Tucker graduated from Washington-Lee High School, Arlington, Virginia, near Washington, D.C., in 1938. Tucker joined the United States Cavalry. He was stationed at Fort Myer in Arlington County, Virginia, but was discharged when his age became known. He returned to work at the Old Gaiety after his 18th birthday.

Career[edit]

Hollywood[edit]

When Lake's theatre closed for the summer in 1939, Tucker was helped by a wealthy mentor to travel to California and try to break into film acting. He made a successful screen test, and began auditioning for movie roles. In his own estimation, Tucker was in the mold of large "ugly guys" such as Wallace Beery, Ward Bond and Victor McLaglen, rather than a matinee idol.[3]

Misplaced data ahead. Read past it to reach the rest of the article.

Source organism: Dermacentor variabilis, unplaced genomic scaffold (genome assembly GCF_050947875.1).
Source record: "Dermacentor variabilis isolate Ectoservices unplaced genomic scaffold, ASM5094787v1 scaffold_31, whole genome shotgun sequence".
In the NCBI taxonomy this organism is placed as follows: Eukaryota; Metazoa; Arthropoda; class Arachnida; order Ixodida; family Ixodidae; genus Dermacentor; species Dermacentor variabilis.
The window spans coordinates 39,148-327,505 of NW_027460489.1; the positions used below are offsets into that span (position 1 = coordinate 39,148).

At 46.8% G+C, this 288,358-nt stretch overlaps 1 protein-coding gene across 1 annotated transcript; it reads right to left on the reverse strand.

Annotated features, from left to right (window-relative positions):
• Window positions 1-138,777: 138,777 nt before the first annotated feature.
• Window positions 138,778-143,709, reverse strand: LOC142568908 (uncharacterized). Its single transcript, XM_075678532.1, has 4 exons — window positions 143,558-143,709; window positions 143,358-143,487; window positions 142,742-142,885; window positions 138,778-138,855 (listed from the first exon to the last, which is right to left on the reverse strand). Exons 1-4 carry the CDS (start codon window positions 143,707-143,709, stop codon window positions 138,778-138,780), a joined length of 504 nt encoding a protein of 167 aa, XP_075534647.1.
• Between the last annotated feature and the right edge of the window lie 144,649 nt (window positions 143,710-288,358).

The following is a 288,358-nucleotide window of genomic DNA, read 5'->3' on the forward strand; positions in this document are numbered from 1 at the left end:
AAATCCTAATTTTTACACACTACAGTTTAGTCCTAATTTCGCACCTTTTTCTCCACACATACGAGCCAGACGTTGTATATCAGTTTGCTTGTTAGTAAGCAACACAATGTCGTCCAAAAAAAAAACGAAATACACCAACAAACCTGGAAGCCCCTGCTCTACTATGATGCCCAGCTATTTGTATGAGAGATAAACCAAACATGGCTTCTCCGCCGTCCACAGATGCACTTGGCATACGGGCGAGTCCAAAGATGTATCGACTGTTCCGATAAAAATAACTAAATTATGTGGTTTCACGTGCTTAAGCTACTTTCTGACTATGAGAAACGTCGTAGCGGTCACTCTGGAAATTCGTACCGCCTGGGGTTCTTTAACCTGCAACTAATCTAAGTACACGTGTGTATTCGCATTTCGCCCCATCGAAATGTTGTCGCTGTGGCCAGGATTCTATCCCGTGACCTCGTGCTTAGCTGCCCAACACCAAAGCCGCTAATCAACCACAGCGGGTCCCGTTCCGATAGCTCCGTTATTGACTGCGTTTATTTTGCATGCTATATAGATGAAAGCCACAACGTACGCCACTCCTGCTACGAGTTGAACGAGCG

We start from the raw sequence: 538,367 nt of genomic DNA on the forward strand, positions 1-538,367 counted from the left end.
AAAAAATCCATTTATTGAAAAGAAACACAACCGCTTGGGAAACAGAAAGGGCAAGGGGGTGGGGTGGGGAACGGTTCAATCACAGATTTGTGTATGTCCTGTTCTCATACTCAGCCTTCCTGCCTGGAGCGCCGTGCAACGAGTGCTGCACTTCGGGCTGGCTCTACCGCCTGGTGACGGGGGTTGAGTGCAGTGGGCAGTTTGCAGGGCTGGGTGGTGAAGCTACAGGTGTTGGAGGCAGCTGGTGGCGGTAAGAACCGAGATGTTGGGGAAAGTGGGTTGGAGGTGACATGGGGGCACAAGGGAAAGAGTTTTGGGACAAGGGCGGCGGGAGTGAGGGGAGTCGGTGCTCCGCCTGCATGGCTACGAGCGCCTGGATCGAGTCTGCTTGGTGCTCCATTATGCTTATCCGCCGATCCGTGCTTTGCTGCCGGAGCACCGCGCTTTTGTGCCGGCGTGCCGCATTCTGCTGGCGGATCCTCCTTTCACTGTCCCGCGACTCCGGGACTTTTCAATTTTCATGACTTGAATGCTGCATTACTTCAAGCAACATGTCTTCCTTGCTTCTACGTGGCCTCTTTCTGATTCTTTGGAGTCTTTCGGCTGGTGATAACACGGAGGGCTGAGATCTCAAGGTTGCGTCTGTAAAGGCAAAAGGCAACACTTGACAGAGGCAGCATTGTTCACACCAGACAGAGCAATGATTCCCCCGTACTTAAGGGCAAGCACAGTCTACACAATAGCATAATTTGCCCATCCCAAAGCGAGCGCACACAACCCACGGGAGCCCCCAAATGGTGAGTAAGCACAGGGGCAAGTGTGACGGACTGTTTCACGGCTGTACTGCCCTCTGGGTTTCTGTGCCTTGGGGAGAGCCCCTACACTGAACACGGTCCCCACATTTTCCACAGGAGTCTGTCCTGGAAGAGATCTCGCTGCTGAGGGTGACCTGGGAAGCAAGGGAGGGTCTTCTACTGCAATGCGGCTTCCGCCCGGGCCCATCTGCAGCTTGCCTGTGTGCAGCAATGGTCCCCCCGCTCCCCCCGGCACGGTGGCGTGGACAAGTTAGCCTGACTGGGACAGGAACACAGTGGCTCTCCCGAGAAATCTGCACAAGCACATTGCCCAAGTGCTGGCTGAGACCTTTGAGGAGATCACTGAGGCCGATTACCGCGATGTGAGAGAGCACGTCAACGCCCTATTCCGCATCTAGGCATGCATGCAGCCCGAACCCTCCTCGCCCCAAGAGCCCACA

His debut was as a powerfully built farmer who clashes with the hero in The Westerner (1940), which starred Gary Cooper. Tucker stood out in a fight scene with Cooper.

Tucker had a support role in The Great Awakening (1941) for United Artists. Overcoming a feeling in Hollywood that fair hair did not photograph well, he quickly attained leading man status, starring in PRC's Emergency Landing (1941). He signed a contract with Columbia Pictures.

Columbia Pictures[edit]

At Columbia Tucker had a support role in one of their Lone Wolf pictures, Counter-Espionage (1942), followed by a Boston Blackie entry, Boston Blackie Goes Hollywood (1942). He was borrowed by MGM for Keeper of the Flame with Tracy and Hepburn.[4]

World War Two[edit]